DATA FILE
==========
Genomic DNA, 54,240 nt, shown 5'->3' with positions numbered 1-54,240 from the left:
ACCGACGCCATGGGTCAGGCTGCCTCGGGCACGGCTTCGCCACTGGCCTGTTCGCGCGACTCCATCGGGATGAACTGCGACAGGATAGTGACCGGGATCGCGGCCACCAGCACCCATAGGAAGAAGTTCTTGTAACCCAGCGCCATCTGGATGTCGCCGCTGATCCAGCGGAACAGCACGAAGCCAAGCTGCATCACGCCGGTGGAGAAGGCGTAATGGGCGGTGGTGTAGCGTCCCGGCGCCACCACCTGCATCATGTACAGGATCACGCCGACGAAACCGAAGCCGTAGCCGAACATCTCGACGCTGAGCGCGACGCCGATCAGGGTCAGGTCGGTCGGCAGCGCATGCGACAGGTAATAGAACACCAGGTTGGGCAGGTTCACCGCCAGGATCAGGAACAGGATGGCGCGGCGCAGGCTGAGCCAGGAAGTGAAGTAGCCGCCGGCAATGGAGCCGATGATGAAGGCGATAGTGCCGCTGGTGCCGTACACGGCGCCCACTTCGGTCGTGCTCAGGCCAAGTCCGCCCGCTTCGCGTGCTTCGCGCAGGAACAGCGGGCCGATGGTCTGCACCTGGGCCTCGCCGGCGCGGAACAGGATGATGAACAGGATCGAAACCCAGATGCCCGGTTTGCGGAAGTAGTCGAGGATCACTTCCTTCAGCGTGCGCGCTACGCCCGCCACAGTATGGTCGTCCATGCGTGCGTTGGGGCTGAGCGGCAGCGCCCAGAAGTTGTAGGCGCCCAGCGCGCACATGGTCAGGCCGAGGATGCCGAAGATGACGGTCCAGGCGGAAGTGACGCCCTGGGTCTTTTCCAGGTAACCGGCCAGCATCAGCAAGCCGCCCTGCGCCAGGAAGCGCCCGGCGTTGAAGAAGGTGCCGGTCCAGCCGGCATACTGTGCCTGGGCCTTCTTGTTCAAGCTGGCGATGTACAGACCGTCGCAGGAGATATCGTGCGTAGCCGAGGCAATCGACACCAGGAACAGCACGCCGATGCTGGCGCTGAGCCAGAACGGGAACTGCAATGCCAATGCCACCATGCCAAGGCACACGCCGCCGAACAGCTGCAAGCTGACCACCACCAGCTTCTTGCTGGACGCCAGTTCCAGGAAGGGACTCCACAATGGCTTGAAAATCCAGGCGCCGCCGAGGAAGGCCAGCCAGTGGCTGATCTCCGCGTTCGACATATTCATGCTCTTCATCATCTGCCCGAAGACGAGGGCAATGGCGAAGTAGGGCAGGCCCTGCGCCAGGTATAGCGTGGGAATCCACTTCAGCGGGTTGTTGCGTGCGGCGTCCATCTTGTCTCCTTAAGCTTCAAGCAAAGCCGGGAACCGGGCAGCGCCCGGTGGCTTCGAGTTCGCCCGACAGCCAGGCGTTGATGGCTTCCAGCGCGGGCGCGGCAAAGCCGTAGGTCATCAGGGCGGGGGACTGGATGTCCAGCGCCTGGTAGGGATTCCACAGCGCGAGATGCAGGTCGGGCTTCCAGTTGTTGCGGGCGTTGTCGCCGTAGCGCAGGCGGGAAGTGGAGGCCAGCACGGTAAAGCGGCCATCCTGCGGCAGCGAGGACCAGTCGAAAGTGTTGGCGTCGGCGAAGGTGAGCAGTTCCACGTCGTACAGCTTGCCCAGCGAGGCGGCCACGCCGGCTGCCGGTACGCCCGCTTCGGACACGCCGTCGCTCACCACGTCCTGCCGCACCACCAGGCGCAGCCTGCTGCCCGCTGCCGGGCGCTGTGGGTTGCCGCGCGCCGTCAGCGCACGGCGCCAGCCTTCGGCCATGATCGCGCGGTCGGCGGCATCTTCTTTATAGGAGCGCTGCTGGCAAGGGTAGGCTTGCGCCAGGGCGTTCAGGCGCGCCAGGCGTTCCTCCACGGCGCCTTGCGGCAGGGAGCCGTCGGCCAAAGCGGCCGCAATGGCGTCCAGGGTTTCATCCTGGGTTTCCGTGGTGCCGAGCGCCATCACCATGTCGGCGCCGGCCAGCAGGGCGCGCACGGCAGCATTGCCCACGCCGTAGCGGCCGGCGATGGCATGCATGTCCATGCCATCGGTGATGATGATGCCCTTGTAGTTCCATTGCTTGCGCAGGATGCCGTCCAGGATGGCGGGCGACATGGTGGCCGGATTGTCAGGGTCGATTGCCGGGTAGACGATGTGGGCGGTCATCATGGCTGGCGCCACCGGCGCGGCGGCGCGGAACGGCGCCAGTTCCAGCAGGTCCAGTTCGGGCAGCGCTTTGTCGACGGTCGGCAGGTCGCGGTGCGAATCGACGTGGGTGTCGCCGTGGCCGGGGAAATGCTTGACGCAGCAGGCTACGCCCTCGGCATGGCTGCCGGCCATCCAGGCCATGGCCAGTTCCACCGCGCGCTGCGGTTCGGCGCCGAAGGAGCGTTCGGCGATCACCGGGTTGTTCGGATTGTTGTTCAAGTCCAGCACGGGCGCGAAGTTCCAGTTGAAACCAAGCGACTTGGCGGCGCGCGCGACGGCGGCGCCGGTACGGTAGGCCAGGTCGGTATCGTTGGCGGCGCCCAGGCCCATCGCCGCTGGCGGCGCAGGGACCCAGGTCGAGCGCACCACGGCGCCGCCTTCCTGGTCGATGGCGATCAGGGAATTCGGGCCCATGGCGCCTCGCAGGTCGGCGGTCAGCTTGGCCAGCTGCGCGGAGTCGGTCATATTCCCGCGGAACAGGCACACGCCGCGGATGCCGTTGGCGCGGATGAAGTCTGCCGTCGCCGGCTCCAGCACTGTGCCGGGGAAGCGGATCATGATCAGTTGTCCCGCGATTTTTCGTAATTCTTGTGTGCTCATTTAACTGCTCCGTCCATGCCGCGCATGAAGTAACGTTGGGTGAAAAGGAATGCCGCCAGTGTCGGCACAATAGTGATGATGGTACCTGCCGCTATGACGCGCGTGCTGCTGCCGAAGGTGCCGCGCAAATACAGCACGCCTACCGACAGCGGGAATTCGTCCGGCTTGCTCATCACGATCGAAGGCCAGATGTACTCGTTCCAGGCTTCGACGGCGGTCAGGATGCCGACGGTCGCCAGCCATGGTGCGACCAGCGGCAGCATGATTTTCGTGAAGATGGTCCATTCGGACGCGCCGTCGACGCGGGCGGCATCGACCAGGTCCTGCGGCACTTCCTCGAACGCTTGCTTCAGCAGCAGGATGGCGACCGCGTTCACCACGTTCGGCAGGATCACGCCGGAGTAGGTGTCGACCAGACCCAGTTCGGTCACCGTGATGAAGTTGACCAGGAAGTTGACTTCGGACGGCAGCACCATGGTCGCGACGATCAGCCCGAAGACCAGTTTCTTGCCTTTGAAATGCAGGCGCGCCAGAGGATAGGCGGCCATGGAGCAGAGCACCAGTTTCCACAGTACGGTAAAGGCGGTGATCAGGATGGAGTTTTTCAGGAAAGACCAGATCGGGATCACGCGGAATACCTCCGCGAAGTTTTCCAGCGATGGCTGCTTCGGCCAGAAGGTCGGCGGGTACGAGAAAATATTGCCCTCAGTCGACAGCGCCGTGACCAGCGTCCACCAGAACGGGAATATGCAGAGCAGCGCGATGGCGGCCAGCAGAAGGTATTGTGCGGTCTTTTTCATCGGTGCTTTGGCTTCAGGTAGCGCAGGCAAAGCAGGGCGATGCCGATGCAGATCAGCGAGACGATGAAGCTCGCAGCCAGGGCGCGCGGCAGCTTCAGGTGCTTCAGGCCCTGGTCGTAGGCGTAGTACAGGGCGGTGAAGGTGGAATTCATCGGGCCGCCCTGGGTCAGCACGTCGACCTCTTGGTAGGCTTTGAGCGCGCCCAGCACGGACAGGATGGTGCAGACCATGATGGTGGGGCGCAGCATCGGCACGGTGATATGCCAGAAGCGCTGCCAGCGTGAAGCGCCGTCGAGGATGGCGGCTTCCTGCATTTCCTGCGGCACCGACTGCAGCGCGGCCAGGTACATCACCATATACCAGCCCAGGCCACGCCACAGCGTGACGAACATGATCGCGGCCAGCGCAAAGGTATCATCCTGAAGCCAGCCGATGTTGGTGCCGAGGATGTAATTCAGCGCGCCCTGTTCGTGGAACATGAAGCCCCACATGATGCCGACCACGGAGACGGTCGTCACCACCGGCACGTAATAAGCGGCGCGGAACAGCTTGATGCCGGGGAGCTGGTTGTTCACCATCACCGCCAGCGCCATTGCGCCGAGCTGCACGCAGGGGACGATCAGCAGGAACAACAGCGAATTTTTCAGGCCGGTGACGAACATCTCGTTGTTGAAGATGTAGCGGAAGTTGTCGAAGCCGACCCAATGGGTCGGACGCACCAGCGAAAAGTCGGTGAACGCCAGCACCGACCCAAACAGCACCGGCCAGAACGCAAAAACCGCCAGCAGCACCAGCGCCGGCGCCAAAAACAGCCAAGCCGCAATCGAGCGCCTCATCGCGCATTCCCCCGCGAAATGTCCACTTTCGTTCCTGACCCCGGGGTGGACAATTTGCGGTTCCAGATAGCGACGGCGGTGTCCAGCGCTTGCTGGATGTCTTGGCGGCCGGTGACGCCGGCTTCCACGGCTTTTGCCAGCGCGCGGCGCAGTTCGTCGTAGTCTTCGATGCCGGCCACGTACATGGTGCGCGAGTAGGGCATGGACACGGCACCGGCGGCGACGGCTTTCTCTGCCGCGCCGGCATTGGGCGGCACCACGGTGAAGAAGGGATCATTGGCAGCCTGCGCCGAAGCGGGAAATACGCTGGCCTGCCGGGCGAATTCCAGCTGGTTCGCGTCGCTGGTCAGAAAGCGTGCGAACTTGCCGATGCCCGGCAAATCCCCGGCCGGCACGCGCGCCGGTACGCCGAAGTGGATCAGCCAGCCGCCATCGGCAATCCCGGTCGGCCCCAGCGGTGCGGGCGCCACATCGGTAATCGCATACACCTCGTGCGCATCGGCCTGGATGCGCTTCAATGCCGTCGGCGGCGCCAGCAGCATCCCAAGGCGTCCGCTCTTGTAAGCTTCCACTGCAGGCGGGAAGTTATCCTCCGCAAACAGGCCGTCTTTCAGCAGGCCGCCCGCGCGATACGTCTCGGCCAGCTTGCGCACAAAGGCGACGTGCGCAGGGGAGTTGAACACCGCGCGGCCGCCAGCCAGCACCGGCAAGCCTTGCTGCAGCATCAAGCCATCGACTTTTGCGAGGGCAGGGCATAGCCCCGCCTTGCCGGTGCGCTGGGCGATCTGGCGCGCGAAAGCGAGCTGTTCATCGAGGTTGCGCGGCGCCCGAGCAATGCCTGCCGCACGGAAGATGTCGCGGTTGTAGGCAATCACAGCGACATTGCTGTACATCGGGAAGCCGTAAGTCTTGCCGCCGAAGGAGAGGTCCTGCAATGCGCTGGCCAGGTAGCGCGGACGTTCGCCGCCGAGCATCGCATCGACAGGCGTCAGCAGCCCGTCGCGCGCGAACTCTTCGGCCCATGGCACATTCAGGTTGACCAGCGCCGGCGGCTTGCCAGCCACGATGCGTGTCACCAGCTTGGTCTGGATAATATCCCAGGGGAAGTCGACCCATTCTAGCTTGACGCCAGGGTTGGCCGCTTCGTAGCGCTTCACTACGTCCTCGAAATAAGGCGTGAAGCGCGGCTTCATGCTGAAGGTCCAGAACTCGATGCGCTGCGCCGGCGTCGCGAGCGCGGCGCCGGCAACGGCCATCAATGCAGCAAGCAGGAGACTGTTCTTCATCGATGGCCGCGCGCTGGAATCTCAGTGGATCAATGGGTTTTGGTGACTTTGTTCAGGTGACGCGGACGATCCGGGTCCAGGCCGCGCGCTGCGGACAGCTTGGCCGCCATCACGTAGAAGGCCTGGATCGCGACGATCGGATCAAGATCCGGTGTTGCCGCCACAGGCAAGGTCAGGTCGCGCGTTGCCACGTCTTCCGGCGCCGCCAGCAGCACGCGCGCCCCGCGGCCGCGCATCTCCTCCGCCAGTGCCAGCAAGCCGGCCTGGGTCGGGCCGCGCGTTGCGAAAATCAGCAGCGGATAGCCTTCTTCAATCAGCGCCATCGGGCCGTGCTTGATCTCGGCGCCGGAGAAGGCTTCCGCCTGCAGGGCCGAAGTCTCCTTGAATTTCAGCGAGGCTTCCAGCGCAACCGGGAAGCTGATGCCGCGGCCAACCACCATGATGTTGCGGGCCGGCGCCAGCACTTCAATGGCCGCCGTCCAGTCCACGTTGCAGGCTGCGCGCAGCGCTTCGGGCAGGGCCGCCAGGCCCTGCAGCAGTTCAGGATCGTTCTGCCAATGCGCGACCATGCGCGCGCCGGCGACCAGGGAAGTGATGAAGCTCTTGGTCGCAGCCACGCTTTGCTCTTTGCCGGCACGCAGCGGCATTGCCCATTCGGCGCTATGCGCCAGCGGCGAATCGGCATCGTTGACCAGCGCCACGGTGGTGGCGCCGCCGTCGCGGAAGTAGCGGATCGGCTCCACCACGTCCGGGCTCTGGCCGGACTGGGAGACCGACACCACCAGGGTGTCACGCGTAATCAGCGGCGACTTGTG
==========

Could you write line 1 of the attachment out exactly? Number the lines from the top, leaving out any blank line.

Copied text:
Genomic DNA, 54,240 nt, shown 5'->3' with positions numbered 1-54,240 from the left: